The volume is sub-divided into four sections headed ‘Metropolis, Nation, and Empire’, ‘Urban Radicalism and Reform’, ‘Metropolitan Spectacle’ and ‘The New Poetry of Urban Publicity’. Ian Duncan’s essay, ‘Edinburgh, capital of the nineteenth century’, opens the first section with an examination of how the ‘institutional establishment of “national culture” took place in Edinburgh’. Duncan explores the making of the city as a cultural and aesthetic capital via a survey of a range of discourses including the polemical interplay between the Edinburgh Review and Blackwood’s Magazine, as well as, and most significantly, Walter Scott’s potent social, literary and symbolic influence, what Duncan calls ‘Scott’s shadow’ (p. 54). Jon Klancher’s ‘Discriminations, or Romantic cosmopolitanisms in London’ examines the ‘cultural distinctiveness of what the eighteenth century defined as cosmopolitanism’ (p. 66). Taking writings by Mary Robinson, Cyrus Redding and William Hazlitt, Klancher explains how Enlightenment’s confident cosmopolitan ideals disintegrated towards the end of the 18th century with the decline of the Republic of Letters, producing as a consequence a more cautious, less cohesive experience of cosmopolitanism that is characteristically Romantic.
John Barrell’s ‘London and the London Corresponding Society’ begins the second section with a historical analysis of the LCS as a phenomenon of the inner-city, exploring its geographical referents and examining how the society came to be perceived as ‘monstrous’ in its likeness to London, while at the same time a challenge to London in its demand for democracy. In Saree Makdisi’s essay, ‘Blake’s metropolitan radicalism’, a persuasive close reading of salient sections of Blake’s America finds a distinction between the Lockean version of liberal democracy (based on the notion of ‘Liberty’ as reasoned self-regulation exercised by the unitary individual) and a Blakean ‘metropolitan radicalism’ centred on the primacy of desire and on the transformative potential of the urban collective body. Following Makdisi, Frances Ferguson’s ‘Envy rising’ interrogates the Romantic emergence of envy from Coleridge to Dickens’s Our Mutual Friend and the educational discourses of Bell, Lancaster and Bentham. In an insightful reading of Bentham, Ferguson shows how the ‘monitorial system’ enshrined an evaluative logic exemplifying the rationalisation of envy both in the classroom and in society at large.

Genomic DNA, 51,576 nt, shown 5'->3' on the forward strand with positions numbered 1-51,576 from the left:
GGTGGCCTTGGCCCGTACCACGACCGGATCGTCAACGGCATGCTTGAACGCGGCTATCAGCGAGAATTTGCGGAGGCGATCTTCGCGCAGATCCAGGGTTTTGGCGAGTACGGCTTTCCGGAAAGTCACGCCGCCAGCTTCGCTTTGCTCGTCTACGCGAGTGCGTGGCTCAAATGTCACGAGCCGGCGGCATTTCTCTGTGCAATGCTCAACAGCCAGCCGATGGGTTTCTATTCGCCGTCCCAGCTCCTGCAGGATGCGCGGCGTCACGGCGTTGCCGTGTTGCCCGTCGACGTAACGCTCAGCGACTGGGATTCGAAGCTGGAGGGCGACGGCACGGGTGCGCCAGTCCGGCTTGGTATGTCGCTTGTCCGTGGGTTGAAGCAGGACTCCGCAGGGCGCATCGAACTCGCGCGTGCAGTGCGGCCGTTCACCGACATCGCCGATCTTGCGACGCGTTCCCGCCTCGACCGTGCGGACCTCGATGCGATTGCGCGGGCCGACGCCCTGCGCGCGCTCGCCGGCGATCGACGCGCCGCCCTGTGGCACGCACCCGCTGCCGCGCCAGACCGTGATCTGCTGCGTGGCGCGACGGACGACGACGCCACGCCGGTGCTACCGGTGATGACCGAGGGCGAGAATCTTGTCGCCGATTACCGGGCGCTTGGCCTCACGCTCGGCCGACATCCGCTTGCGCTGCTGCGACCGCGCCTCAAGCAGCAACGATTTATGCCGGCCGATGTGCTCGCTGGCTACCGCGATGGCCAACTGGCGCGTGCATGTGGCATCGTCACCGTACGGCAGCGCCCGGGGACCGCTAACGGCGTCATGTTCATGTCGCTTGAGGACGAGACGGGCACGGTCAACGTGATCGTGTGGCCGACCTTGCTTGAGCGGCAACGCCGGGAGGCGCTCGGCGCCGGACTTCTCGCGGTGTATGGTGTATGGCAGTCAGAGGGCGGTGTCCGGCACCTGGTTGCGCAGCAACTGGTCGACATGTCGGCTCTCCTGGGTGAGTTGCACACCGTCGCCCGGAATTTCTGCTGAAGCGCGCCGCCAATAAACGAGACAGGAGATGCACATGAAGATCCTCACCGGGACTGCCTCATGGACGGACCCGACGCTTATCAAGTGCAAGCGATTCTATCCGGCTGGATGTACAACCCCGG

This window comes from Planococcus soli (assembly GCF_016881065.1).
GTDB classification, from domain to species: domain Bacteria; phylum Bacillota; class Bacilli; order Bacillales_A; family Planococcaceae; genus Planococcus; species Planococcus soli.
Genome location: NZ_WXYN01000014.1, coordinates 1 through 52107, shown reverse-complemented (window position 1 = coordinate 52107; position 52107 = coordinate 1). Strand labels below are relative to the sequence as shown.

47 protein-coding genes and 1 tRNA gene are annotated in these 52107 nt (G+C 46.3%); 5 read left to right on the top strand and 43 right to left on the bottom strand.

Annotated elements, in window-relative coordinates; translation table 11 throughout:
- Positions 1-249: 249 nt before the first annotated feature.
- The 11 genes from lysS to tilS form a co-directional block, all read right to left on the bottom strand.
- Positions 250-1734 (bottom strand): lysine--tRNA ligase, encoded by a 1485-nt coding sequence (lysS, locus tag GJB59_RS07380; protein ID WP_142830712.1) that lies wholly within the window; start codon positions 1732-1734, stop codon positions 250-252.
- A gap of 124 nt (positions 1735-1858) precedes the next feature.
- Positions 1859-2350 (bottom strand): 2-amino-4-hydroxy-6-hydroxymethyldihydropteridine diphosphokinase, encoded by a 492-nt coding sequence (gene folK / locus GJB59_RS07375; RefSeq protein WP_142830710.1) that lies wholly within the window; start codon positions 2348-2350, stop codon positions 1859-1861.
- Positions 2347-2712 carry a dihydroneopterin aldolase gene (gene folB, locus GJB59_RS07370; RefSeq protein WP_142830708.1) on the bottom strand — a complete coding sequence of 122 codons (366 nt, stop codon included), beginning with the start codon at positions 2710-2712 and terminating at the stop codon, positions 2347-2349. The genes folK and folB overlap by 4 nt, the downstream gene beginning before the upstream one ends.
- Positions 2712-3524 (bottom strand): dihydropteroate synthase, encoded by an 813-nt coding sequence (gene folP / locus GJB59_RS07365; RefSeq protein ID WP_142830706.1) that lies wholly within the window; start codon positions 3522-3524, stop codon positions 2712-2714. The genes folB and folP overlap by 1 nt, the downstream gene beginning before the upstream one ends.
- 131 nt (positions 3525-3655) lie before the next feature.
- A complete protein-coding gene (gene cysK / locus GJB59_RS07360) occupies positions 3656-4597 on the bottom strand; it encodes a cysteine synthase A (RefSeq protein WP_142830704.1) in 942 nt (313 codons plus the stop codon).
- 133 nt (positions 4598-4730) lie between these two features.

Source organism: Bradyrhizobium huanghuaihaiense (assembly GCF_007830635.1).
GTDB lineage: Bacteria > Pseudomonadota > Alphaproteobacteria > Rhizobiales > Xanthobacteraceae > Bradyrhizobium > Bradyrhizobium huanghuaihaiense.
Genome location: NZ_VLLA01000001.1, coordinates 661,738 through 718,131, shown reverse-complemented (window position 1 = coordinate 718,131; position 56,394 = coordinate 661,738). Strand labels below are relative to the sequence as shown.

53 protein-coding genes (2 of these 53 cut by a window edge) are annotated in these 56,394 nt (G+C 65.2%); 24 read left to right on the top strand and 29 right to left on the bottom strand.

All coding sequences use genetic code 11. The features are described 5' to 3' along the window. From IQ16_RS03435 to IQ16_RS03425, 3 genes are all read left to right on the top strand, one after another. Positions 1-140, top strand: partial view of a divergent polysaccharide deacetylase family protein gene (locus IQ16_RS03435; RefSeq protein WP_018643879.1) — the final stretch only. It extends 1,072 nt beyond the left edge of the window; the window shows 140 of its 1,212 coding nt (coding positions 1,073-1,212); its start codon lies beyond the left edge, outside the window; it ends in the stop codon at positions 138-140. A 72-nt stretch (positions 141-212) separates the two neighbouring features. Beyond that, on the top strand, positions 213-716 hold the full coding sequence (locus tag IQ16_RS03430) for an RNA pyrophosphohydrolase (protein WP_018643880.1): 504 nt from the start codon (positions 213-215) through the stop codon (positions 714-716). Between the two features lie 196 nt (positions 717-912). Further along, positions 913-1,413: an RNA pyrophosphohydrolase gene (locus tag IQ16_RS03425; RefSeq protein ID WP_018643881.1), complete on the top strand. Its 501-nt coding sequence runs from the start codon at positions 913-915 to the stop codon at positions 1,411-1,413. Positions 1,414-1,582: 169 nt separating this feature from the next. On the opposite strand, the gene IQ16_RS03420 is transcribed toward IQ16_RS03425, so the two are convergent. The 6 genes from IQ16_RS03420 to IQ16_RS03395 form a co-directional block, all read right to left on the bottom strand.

Part three, ‘Metropolitan Spectacle’, opens with Ann Bermingham’s essay ‘Urbanity and the spectacle of art’. Bermingham posits elitist aesthetic sensibilities, exemplified in Hazlitt’s writings, against Rudolph Ackermann’s commercially orientated promotion of art as ‘national enterprise’ and ‘fashionable, urbane pastime’ (p. 159). Examining why images of London figured so little in the work of leading Romantic artists, Bermingham convincingly demonstrates how this neglect ‘lies precisely in the perception that the city was the site of commerce, the place where art was debased by a commercially fabricated and feminized taste’ (p. 169). Through her exploration of Ackermann’s vision of art as a social body, Bermingham retrieves a characteristically metropolitan Romantic art culture that she suggests has been historically neglected for the primary reason that it is Hazlitt’s conception of the individual Romantic genius that historically endures. In ‘Mystagogues of Revolution: Cagliostro, Loutherbourg and Romantic London’, Iain McCalman offers a fascinating account of the flamboyant occultist, showman and Grand Cophte of Egyptian Masonry, Alessandro di Cagliostro. Observing Cagliostro’s influence on Loutherbourg, McCalman argues that Loutherbourg’s mythically symbolic art in turn influenced the later apocalyptic sublime paintings of John Martin and Joseph Turner. Finally in this section, Simon During’s ‘“The temple lives”: the Lyceum and Romantic show business’ examines London’s Lyceum theatre as the site of merging genres and emerging technologies. Tracing the Lyceum’s history between 1770 and 1820, During argues that it is in ‘rather nondescript places like this that major forms of contemporary culture –- technologized, commercialized culture –- found, literally, a place in the Romantic epoch’ (p. 204).